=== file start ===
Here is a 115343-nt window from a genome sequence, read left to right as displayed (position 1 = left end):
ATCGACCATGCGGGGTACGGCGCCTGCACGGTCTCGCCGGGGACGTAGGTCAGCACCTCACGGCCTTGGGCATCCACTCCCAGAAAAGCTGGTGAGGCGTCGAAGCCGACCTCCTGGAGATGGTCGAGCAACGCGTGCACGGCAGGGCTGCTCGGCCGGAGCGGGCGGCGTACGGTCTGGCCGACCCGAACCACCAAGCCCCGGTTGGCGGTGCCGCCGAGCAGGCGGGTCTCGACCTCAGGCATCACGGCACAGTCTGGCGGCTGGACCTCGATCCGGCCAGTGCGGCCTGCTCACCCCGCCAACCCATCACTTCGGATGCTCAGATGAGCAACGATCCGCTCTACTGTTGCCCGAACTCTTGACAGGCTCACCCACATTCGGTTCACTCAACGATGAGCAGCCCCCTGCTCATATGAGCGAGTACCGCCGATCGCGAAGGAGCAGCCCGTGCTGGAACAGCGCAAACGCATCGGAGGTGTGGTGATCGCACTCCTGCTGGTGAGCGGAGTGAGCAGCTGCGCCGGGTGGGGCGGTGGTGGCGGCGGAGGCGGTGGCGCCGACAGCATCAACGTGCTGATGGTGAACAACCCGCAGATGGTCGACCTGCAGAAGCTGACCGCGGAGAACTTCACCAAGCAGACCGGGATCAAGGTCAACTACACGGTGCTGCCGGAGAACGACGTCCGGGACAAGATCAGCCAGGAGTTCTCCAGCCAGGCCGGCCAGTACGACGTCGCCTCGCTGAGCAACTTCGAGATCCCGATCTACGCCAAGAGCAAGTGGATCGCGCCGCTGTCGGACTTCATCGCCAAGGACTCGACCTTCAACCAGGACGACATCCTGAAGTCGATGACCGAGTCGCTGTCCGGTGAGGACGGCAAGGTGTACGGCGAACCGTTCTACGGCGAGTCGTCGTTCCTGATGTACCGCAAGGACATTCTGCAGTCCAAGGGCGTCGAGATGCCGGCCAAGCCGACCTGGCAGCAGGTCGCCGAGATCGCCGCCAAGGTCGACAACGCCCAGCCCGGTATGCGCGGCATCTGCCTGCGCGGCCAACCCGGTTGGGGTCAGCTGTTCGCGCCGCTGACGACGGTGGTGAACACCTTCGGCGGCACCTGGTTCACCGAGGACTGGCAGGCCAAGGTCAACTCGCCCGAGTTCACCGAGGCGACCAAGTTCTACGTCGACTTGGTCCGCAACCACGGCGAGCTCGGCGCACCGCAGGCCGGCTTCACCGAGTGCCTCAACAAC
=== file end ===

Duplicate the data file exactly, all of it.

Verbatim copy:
Here is a 115343-nt window from a genome sequence, read left to right as displayed (position 1 = left end):
ATCGACCATGCGGGGTACGGCGCCTGCACGGTCTCGCCGGGGACGTAGGTCAGCACCTCACGGCCTTGGGCATCCACTCCCAGAAAAGCTGGTGAGGCGTCGAAGCCGACCTCCTGGAGATGGTCGAGCAACGCGTGCACGGCAGGGCTGCTCGGCCGGAGCGGGCGGCGTACGGTCTGGCCGACCCGAACCACCAAGCCCCGGTTGGCGGTGCCGCCGAGCAGGCGGGTCTCGACCTCAGGCATCACGGCACAGTCTGGCGGCTGGACCTCGATCCGGCCAGTGCGGCCTGCTCACCCCGCCAACCCATCACTTCGGATGCTCAGATGAGCAACGATCCGCTCTACTGTTGCCCGAACTCTTGACAGGCTCACCCACATTCGGTTCACTCAACGATGAGCAGCCCCCTGCTCATATGAGCGAGTACCGCCGATCGCGAAGGAGCAGCCCGTGCTGGAACAGCGCAAACGCATCGGAGGTGTGGTGATCGCACTCCTGCTGGTGAGCGGAGTGAGCAGCTGCGCCGGGTGGGGCGGTGGTGGCGGCGGAGGCGGTGGCGCCGACAGCATCAACGTGCTGATGGTGAACAACCCGCAGATGGTCGACCTGCAGAAGCTGACCGCGGAGAACTTCACCAAGCAGACCGGGATCAAGGTCAACTACACGGTGCTGCCGGAGAACGACGTCCGGGACAAGATCAGCCAGGAGTTCTCCAGCCAGGCCGGCCAGTACGACGTCGCCTCGCTGAGCAACTTCGAGATCCCGATCTACGCCAAGAGCAAGTGGATCGCGCCGCTGTCGGACTTCATCGCCAAGGACTCGACCTTCAACCAGGACGACATCCTGAAGTCGATGACCGAGTCGCTGTCCGGTGAGGACGGCAAGGTGTACGGCGAACCGTTCTACGGCGAGTCGTCGTTCCTGATGTACCGCAAGGACATTCTGCAGTCCAAGGGCGTCGAGATGCCGGCCAAGCCGACCTGGCAGCAGGTCGCCGAGATCGCCGCCAAGGTCGACAACGCCCAGCCCGGTATGCGCGGCATCTGCCTGCGCGGCCAACCCGGTTGGGGTCAGCTGTTCGCGCCGCTGACGACGGTGGTGAACACCTTCGGCGGCACCTGGTTCACCGAGGACTGGCAGGCCAAGGTCAACTCGCCCGAGTTCACCGAGGCGACCAAGTTCTACGTCGACTTGGTCCGCAACCACGGCGAGCTCGGCGCACCGCAGGCCGGCTTCACCGAGTGCCTCAACAAC